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If you do nothing else, read this document carefully.
Especially important is advice given at the bottom of the page on the exam itself.
Have pens and sharpened pencils at the ready. Don't use pens that leak or ones with broad tips. By the same measure, don't use untried new pens. They may let you down. Use a pen that you know is reliable.
You might be the next Einstein or Dirac but unless you write clearly we will never know! Anything the examiner cannot read he/she cannot mark. If you are a poor writer, please take the time to write neatly.
Read the question!
This is not wasted time. Read the whole question once to get a rough idea what it is about. Then read it again from the beginning - slowly. It is a good idea to tick off each line, including information in diagrams. Do not start until you are sure you thoroughly understand what is asked.
Again, read the question! If it asks for 2 decimal palaces or 3 significant figures, then that is what it wants. Before going on to the next question, check you answer with the original question.
The answers to exam questions tend to be nice rounded numbers. If they have a decimal, it is usually ends in .5, but these are rare. Answers with a line of decimals are probably wrong, so check for errors.
Inverse % questions
These are 'backward looking' problems. With current values given in the question, you have to calculate some original value before the decrease/increase occurred. Again, the answers tend to be rounded numbers. If you get a train of decimals, check back in your working.
Simply check that your answer is between 1 and 0; and of course, there are no negative values.
Common sense here! Check that the number is not silly - too high/too low, and that it is between the highest and lowest values, and not outside them.
Don't round up calculator display numbers unnecessarily. If you do this, and the calculation has a number of stages, you final answer will be incorrect.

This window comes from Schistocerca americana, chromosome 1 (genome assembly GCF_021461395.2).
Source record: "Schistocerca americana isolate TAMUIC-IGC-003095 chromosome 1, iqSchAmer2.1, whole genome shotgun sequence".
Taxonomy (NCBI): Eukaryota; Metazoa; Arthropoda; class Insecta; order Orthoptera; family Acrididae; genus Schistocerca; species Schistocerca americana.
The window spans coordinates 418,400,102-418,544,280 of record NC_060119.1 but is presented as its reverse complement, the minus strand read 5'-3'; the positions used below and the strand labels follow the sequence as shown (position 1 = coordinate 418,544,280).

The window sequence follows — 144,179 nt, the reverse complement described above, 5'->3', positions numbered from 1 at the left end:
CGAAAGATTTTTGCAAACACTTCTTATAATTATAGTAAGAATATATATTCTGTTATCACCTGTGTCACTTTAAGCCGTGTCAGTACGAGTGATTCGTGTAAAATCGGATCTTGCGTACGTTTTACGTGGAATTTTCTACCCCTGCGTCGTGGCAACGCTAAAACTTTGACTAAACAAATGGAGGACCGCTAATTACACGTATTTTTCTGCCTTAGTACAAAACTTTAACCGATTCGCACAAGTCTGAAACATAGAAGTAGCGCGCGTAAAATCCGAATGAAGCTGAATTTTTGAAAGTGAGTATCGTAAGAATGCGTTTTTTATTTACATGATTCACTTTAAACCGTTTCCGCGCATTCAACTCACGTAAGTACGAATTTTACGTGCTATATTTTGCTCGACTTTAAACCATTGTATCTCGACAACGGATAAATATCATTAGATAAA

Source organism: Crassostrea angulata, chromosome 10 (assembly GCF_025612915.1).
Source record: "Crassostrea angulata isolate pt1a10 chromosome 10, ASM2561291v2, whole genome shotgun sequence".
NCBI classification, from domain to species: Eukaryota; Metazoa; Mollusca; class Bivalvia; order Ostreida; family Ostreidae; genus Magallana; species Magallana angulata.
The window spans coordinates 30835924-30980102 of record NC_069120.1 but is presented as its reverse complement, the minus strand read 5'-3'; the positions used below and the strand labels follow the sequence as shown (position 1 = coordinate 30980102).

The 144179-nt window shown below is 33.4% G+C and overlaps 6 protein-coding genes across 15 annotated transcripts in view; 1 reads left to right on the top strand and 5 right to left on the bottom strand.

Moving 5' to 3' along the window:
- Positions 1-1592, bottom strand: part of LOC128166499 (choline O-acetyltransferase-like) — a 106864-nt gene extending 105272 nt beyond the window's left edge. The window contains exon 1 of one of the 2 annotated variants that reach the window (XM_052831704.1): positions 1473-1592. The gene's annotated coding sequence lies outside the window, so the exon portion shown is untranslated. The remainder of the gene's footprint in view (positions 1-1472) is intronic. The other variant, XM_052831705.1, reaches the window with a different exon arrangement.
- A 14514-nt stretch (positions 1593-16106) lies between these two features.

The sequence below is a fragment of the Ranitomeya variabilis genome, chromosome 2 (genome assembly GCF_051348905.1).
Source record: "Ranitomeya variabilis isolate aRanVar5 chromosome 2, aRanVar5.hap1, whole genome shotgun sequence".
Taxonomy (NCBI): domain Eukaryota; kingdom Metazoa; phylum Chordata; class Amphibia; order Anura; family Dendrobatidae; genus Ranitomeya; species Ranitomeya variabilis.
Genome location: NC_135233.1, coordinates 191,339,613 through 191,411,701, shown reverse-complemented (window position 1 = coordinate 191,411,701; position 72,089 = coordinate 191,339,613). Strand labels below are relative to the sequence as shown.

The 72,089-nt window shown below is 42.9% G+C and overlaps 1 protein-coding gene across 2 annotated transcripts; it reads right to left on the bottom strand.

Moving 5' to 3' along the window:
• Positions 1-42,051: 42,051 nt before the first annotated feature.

A question asking for significant figures or decimal places indicates you should use the quadratic formula.
Look at your answer. You should never get a length longer than the hypotenuse.
Common sense here. Look out for silly answers. Again, lengths should not be longer than the hypotenuse.
Use of Bold Print
This means that the question is not straight forward. Bold print is a cue to read the question again carefully, so you understand exactly what is asked.
tracing paper - useful for rotating shapes
Show all working.
Use words to describe your calculations/equation changes.
Where space is at a premium, draw a vertical line and work either side of it, rather than sprawl work across a page.
Do not work late the night before, but do get up early to go through your final revision notes.
Revise right up to the point when you are told to come into the exam room, but please do not bring any revision materials into the exam room itself. Leave them in your bag outside.
Go through the paper quickly reading or scanning it to get an idea of what is asked.
Work your way through the paper. If you find any question particularly formidable, do not carry on with it. Come back to it later. You will lose valuable time being bogged down with one question. Get some easy marks in the bag first.
When you have finished do not sit arms folded looking up at the ceiling! You will not have scored 100%! There are some marks still to be had. Spend every last minute going through the paper carefully looking for errors. Trust me. There will be some!
There only remains for me to say good luck. But exams have little to do with luck. If you have done the work and revised thoroughly, you will undoubtedly do well. The fact that you are reading this shows your intent. So don't look at exams as impossible hurdles to jump. Look at them as opportunities for you to shine and show everyone just what you can do!
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